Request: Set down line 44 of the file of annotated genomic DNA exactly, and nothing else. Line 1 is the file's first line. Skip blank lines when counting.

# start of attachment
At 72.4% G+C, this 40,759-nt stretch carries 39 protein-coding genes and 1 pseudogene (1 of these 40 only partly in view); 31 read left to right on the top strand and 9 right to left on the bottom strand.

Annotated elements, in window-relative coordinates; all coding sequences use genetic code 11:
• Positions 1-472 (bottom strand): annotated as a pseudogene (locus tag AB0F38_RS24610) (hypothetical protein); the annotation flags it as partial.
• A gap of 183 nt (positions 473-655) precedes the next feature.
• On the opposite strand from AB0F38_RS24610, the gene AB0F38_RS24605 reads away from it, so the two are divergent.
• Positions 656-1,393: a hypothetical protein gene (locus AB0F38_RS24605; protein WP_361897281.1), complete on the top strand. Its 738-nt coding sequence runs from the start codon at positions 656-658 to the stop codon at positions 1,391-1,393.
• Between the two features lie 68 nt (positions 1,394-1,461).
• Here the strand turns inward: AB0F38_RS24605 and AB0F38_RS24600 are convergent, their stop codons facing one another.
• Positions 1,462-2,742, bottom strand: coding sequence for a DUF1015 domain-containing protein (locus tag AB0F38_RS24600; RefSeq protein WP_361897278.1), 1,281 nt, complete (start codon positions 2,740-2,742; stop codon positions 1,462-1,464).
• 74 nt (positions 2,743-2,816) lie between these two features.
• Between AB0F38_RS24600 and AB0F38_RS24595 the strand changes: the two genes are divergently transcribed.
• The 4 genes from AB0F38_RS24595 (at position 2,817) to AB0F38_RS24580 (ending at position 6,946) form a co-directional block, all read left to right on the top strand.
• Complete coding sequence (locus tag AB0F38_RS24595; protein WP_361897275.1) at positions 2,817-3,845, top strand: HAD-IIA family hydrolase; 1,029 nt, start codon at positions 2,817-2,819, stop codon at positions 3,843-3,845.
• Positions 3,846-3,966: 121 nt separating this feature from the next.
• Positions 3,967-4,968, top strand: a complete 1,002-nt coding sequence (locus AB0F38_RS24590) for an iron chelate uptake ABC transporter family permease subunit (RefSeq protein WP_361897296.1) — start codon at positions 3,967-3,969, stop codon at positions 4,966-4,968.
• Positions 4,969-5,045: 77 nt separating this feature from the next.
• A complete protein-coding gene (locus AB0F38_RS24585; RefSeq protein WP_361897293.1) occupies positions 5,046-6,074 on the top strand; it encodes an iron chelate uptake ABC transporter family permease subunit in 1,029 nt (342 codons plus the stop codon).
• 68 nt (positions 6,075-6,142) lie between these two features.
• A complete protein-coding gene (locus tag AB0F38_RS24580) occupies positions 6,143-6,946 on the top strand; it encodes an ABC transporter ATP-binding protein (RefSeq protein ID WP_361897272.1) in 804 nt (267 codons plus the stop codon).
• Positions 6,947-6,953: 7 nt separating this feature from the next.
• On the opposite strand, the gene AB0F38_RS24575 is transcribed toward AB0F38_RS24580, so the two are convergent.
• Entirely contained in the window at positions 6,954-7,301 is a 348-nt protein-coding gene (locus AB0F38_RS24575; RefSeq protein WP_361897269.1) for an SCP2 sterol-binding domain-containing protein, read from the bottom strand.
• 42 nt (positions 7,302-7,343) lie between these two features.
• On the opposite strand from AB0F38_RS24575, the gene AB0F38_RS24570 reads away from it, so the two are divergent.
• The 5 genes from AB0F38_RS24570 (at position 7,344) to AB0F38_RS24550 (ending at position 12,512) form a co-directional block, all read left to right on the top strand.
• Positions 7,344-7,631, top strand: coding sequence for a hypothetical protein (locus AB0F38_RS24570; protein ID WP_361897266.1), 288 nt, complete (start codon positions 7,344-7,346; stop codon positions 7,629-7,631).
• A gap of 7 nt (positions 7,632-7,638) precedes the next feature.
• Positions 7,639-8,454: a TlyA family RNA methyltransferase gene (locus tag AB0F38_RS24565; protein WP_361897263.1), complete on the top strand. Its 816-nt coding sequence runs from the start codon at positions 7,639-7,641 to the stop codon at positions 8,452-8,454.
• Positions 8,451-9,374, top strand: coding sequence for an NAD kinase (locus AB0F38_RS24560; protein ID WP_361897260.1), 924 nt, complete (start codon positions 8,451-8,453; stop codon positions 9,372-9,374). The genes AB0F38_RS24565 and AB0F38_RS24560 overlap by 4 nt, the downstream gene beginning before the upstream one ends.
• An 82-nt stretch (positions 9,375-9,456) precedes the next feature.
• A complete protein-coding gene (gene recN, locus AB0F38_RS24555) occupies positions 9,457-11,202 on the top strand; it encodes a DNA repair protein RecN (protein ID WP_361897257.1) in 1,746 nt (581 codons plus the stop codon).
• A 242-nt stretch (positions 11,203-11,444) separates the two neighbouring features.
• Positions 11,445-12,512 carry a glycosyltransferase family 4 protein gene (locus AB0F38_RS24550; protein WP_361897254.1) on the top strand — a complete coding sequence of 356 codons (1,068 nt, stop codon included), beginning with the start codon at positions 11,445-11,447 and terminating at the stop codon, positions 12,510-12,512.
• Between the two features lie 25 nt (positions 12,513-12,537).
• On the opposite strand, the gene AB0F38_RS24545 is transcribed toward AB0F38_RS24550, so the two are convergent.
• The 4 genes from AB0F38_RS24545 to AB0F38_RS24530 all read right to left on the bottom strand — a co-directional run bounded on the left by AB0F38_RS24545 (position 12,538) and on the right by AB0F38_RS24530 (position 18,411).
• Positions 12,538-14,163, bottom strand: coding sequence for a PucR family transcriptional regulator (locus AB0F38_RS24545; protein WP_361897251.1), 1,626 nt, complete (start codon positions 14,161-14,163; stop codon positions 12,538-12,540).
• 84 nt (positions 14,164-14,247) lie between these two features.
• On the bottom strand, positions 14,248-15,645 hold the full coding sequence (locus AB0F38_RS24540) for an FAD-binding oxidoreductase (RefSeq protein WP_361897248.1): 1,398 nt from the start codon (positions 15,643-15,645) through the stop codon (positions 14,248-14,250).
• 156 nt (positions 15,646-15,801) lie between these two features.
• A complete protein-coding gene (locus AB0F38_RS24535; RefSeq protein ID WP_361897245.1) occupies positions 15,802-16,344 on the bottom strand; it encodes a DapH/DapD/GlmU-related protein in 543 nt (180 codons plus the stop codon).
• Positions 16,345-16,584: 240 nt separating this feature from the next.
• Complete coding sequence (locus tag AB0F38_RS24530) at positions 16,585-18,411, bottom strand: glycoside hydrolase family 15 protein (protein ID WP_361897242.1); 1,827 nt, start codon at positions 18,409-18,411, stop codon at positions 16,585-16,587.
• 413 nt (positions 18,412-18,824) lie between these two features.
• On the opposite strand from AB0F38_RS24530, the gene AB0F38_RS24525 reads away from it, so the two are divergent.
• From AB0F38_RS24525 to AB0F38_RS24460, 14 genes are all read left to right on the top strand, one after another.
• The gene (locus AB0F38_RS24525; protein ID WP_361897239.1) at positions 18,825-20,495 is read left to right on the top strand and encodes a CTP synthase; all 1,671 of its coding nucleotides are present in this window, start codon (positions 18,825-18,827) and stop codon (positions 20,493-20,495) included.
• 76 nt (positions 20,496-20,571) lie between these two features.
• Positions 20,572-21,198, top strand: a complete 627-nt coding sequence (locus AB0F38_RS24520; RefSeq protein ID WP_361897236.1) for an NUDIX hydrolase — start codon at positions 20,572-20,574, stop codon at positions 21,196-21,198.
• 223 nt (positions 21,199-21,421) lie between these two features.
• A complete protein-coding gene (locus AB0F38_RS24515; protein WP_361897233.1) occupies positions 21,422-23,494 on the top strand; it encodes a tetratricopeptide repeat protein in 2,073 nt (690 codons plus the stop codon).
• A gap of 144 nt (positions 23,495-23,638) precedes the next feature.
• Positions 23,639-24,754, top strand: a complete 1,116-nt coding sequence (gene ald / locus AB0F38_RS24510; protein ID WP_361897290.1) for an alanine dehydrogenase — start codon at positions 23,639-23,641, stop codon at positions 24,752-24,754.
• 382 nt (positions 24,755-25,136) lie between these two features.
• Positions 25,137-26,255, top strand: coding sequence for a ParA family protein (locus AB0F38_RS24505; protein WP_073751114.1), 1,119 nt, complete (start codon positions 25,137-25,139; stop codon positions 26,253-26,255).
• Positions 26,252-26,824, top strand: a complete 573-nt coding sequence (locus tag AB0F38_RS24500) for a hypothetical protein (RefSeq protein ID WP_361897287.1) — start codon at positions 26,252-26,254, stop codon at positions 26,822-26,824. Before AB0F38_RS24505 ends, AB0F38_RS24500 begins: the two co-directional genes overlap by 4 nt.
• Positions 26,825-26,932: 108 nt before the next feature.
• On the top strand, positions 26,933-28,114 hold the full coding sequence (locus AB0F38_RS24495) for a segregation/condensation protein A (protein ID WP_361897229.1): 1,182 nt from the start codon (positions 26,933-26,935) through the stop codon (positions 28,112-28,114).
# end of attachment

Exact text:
• 413 nt (positions 18,412-18,824) lie between these two features.